|7-9 September 2012|
Brussels Gay Sports will offer a weekend of fun and fairplay in the capital of Europe, with volleyball, swimming, badminton, and tennis, as well as fitness and hiking.
Learn more HERE.
|26-28 October 2012|
The success of the first edition of the QueergamesBern proved the need for an LGBT multisport event in Switzerland. This year will be even bigger, with badminton, bowling, running, walking, floorball.
Learn more HERE.
|17-20 January 2013|
Sin City Shootout
The 7th Sin City Shootout will feature softball, ice hockey, tennis, wrestling, basketball, dodgeball, bodybuilding and basketball.
Learn more HERE.
|13-16 June 2013|
IGLFA Euro Cup
After this year's edition in Budapest at the EuroGames, the IGLFA Euro Cup heads to Dublin for 2013, hosted by the Dublin Devils and the Dublin Phoenix Tigers.
Learn more HERE.
Wednesday, April 6, 2011
More on Blake Skjellerup and "Pink Shirt Day" in New Zealand
From Blake's blog on HyperVocal:
"Pink Shirt Day: Blake Skjellerup Does Some Good " Oh wait, that’s me.
Mahatma Ghandi said, “Be the change you want to see in the world.” Yes, I started with a Ghandi quote.
So here is the change I want to see in the world:
I want every difference to be celebrated, not challenged. I want the youth of the world to know that whatever they are feeling, whatever they are thinking, that it is completely natural. I do not want anyone to be persecuted for being themselves.
From the Nelson Mail:
Olympic skater talks about bullying of gay students
Last updated 13:00 06/04/2011
Olympic speed skater Blake Skjellerup is putting an off-season break from the sport to good use, using his profile to campaign against homophobic bullying. After speaking at his first school assembly, at Nelson College, Mr Skjellerup spent part of yesterday afternoon with a group of about 30 members of the Nayland Alliance of Queers and Straights (NAGS).
He said the group was a fantastic example of what could be done at schools to support gay students. "They are all very mature and all very aware. Support groups like that are invaluable, just looking at the success of it and how students have approached it and really flourished." He said it had taken him a long time to feel OK about his sexuality when he was younger and students shouldn't feel bad about being gay.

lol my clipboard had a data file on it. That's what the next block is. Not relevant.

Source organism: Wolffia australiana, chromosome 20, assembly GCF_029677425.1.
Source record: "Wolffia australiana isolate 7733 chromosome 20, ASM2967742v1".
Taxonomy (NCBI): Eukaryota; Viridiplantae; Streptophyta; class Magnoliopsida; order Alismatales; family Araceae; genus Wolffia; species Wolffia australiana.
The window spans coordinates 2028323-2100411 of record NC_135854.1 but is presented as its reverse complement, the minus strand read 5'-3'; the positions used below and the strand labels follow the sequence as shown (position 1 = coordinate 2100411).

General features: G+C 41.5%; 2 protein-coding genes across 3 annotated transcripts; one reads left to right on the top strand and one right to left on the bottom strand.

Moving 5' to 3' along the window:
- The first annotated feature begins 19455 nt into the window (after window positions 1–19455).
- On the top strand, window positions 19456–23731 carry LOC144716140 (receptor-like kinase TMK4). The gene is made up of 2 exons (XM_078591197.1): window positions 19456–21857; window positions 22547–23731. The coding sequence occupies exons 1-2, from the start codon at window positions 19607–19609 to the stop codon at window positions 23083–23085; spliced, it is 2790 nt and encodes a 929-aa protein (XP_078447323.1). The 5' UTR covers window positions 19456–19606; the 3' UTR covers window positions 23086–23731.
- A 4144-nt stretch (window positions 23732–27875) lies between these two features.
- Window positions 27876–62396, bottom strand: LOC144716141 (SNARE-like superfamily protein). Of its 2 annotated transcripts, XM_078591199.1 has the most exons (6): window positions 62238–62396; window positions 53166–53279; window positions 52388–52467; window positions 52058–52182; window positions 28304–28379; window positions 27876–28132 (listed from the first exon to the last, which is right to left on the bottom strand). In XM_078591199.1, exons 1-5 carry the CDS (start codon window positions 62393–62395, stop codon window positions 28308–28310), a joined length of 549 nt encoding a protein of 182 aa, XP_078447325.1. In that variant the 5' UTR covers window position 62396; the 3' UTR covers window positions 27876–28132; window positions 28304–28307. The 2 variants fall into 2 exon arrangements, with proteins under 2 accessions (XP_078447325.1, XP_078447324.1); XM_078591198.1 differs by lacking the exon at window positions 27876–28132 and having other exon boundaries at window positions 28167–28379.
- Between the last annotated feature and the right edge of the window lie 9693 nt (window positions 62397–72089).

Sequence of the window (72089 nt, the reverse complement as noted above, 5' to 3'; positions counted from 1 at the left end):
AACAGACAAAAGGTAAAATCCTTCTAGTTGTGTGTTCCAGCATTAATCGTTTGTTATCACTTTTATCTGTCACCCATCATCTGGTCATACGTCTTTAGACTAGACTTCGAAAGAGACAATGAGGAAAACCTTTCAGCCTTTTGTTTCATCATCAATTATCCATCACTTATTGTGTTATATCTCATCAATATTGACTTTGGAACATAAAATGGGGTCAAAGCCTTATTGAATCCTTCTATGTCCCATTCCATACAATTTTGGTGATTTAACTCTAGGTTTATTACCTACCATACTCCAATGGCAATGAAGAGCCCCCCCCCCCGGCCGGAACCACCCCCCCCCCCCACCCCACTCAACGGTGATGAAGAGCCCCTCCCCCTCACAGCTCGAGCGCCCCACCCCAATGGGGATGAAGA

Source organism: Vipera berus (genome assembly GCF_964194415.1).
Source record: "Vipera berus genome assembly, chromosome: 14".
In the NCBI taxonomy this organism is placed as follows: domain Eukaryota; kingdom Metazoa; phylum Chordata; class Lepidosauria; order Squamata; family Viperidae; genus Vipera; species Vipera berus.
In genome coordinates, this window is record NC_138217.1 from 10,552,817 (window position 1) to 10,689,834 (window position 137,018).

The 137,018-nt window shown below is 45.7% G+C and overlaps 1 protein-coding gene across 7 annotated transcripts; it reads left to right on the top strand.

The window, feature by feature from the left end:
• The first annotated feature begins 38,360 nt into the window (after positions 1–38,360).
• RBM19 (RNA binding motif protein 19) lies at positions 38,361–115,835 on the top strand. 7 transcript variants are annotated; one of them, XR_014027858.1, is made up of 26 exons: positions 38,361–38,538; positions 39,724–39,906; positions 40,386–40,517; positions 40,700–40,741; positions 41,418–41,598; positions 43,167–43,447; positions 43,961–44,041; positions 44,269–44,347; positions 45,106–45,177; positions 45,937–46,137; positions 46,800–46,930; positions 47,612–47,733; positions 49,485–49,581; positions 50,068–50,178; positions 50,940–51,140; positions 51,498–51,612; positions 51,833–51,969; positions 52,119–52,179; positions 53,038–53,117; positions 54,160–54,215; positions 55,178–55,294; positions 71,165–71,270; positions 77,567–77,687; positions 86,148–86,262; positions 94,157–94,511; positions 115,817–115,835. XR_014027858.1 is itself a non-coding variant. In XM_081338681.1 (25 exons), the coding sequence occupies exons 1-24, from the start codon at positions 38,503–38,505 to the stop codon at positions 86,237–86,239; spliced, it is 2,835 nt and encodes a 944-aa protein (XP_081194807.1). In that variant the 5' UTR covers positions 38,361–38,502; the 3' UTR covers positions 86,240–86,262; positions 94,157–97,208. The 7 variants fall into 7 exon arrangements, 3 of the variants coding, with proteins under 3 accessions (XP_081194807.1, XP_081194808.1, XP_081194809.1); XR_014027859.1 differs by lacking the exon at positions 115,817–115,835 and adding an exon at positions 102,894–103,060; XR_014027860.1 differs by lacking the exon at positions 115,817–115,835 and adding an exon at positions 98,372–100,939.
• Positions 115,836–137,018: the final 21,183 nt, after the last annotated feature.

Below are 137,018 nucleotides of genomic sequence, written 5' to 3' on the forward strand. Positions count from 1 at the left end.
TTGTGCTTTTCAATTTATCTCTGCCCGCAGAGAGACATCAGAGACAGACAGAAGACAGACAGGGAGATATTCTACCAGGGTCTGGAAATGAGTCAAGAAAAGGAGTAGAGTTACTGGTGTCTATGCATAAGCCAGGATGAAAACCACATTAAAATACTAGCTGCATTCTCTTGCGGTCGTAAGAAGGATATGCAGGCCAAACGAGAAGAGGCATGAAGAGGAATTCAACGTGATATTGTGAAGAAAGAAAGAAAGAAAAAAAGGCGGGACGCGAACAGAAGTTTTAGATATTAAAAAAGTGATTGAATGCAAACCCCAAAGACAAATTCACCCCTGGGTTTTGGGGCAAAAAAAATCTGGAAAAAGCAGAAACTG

Support groups like NAGS, which has run since 2002, were an example for newer organisations like the recently announced Nelson College group, he said.
Q-Youth Drop-In Centre co-ordinator and former Nayland College student Tabby Besley said it was great to have a role model like Mr Skjellerup at the school and speaking to the group.
Mr Skjellerup will speak at a full Nayland College school assembly next Thursday for Pink Shirt Day.
And also from the Nelson Mail:
Boys' college backs gay, straight students
Nelson College is believed to have made history by becoming the first all-boys' school in New Zealand to have a support group for gay and straight students. The announcement came at an assembly yesterday, where Olympic speed skater and gay role model Blake Skjellerup was speaking as part of his campaign against homophobic bullying.
During the assembly, several senior students, including the head boy and deputy head boy, stood up and announced the creation of a new college-based group for straight and gay students, similar to those in other schools in the region. Mr Skjellerup applauded the move and said the visit had been positive.
Headmaster Gary O'Shea said the creation of the group was a natural progression for the school. "There are openly gay boys here. You are in a complex environment where you hope everyone's safe."
Mr O'Shea said it was a student-driven initiative, and he was proud of the boys for putting forward the idea. "It's kids who asked for it. I don't know how parents will feel about it, but it's about support. If they can't accept it, then they can't accept it."
Q-Youth executive director Seb Stewart said he believed the move was a first for an all-boys' school in New Zealand. "It's an enormous step. It's the best news that I have heard for a very long time," he said. Mr Stewart said it was an honour to have a role model like Mr Skjellerup in Nelson promoting safe schools. "I think it's one thing to be successful in any field and there's no doubt that Blake is an incredible athlete, but it's another thing altogether to use that success and celebrity to help others."
Mr Skjellerup said it was great to be in Nelson and spreading his message. When speaking to schools, Mr Skjellerup drew on his own life experience of being bullied as a teenager. "When I was in high school, I was bullied for being gay and it was mentally challenging for me to deal with that. "It was not until I was 22 that I realised that I could be gay and live my life happily," Mr Skjellerup said. "Sport was something that helped me and kept me going. At times, I was extremely lonely."
While in Nelson, Mr Skjellerup is also co-ordinating a national letter-writing campaign, encouraging young people to write to Prime Minister John Key with their own stories of bullying and how it has affected their well-being.
For details of the campaign, see pinkshirtday.org.nz.